Floor plans: Having a floor plan will help you understand whether or not your stuff is a good fit for the home. Not every seller will have these handy, but sometimes a seller’s agent will be willing to get a current floor plan put together if it’s important to you.

They may seem like small details, but they can make all the difference.

Safety for Sellers

by CAR

Some good ideas to keep in mind when selling your home:

Cold weather plant protection tips

by Real Team 360

When the colder months settle in, there’s no reason to sacrifice all of your plants. Depending on the type of plants you have and the severity of your winter, there are ways to help ensure your favorite decorative greenery sees another spring.

Before it’s too late, take the time now to plan your plant protection strategy. These tips selected from gardening experts from around the web should help many of your most beloved shrubs, bushes, trees, and potted wonders make it through the harsh weather.

Move potted plants off concrete and onto the earth. Protecting the roots of a plant can be key to its survival. The top of a plant can often endure more trauma than the roots. Concrete can warm considerably in the sun, and then become very cold at night. This heat/cool cycle and the rapid swings in temperature it brings can damage roots.

Plant in big pots. Soil is insulation for root systems. In a 10-gallon pot you’ll have ten times the protection a 1-gallon pot provides. It can also be useful to buy a pot with a thickness greater than one inch as a means of helping further shield the roots.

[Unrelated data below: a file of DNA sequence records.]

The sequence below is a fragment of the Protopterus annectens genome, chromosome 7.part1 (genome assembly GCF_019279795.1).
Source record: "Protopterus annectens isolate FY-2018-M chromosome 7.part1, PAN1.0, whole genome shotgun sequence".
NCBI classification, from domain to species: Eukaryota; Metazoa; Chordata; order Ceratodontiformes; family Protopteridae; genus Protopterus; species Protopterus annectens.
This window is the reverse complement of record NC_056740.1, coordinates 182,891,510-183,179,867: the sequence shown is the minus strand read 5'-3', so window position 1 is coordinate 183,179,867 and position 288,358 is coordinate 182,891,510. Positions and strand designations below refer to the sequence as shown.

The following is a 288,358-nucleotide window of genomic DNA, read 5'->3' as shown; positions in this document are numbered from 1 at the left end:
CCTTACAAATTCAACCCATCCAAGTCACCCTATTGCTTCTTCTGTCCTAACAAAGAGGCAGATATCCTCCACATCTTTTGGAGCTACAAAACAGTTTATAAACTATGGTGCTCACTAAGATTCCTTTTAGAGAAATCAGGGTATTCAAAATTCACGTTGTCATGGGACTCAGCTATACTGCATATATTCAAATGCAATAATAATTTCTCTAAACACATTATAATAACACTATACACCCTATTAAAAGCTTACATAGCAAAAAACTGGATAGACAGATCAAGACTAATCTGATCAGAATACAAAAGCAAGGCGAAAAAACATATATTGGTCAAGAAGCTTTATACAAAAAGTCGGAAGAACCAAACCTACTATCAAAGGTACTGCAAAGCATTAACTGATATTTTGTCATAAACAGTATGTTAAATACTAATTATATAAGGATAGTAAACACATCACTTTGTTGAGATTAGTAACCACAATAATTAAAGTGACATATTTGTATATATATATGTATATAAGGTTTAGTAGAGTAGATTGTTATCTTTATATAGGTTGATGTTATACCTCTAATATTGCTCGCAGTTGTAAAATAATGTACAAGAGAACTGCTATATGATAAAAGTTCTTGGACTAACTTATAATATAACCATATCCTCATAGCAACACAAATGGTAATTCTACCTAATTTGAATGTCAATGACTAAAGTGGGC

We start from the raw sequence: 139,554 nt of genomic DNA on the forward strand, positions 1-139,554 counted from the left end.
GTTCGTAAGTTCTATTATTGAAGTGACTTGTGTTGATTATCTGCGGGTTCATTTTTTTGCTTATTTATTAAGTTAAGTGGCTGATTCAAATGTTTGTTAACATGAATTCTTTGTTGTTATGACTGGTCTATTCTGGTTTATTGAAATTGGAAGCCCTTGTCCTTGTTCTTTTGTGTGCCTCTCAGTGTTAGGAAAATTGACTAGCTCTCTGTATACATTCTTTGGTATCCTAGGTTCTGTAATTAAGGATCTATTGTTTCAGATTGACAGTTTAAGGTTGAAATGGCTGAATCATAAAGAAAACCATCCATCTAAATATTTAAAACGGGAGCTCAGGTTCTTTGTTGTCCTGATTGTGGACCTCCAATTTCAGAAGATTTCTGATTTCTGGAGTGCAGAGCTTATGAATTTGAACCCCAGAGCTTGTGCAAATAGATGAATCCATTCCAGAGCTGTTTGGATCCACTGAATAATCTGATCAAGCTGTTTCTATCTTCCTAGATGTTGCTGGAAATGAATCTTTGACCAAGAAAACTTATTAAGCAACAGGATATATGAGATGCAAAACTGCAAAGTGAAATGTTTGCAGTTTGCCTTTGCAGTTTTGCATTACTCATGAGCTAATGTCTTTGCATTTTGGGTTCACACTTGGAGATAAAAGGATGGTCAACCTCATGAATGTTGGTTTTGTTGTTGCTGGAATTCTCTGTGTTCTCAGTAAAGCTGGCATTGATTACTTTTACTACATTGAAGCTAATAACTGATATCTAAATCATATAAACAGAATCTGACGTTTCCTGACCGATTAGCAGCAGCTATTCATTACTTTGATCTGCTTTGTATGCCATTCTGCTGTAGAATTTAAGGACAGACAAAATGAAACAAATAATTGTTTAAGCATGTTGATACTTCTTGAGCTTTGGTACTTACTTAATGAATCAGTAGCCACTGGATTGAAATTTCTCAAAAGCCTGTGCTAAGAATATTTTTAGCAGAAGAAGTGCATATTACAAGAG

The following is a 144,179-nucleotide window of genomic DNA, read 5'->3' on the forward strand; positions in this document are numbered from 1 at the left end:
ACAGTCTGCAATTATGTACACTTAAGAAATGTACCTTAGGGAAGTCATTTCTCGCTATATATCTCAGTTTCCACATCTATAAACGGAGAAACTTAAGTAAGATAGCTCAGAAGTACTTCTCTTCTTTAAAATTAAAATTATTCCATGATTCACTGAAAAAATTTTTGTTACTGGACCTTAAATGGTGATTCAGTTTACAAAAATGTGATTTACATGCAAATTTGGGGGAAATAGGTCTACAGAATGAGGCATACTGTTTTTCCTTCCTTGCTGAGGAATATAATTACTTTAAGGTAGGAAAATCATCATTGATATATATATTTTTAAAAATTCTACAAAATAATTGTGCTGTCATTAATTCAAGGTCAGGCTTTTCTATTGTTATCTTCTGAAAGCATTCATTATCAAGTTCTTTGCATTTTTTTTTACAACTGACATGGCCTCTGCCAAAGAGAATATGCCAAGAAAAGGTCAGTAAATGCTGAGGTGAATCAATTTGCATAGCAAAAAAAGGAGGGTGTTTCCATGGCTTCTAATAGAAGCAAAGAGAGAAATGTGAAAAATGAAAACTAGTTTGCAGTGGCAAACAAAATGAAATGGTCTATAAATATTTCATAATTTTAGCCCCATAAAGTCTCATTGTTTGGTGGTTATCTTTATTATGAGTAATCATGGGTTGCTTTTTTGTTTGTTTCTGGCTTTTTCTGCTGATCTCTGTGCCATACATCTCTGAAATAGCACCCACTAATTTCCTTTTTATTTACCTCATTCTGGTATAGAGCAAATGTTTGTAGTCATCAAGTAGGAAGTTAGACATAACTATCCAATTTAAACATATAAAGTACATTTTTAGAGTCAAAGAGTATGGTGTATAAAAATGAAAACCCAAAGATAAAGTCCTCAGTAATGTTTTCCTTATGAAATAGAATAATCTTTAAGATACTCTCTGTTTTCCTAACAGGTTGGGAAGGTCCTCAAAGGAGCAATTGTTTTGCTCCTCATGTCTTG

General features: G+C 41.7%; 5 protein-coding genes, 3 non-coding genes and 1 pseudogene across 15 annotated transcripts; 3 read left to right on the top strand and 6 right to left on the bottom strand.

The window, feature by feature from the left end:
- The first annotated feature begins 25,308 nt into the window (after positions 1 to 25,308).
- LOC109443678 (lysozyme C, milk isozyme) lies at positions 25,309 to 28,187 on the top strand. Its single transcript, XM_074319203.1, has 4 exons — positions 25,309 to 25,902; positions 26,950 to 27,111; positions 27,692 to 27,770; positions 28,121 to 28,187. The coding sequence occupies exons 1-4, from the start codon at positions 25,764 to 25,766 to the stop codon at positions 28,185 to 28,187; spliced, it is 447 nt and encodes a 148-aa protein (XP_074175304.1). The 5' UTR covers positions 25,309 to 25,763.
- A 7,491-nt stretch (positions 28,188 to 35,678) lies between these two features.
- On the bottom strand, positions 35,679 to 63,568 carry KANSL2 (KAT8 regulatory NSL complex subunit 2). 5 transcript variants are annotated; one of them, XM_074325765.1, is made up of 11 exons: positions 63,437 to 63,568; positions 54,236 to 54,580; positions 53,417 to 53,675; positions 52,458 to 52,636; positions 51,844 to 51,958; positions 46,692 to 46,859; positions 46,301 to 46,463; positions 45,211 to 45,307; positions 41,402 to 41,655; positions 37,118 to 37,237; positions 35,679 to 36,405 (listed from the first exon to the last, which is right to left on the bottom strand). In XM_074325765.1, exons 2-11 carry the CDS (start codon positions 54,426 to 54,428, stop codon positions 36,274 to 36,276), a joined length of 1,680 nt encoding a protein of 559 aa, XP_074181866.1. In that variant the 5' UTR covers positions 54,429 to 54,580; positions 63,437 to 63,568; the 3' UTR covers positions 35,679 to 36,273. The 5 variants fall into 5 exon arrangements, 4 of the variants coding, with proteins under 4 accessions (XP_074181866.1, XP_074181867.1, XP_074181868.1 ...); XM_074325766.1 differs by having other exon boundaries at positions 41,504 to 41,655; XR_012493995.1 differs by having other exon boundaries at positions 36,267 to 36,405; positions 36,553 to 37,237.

During winter, water at the warmest point in the day. When temperatures climb above freezing, water your plants. Water is often used as a defense against freezing temperatures, in part because when water freezes it releases heat. Also, wet soil does a better job protecting from invasive cold than dry soil (which contains air pockets).

Position plants where temperature swings are lower. Often southern exposures will experience the greatest temperature fluctuations, so consider northern or eastern positions around the house.

Group plants defensively. Gather your plants together, placing the “weakest” of the bunch in the center and the heartiest selection on the outside, forming a border. You can also create a barrier around the group to help shield the plants from excessive wind.

Mulch for additional insulation. Mulch can help create a blanket of protection. Hay or a thick layer of leaves can also work.

Consider bringing some plants indoors. Certain potted plants might have the best defense inside. But if you do bring them indoors, bring them in before it gets too cold. The shock of moving from a chilly autumn night to a heated home can be dangerous.

With a little planning and luck, you can extend the life of your plants and the beauty of your home!

Displaying blog entries 1-6 of 6

Contact Information

Real Team 360
RE/MAX Parkside Real Estate - BRE #01421338
1213 Vine Street
Paso Robles CA 93446
Office: (805) 238-1555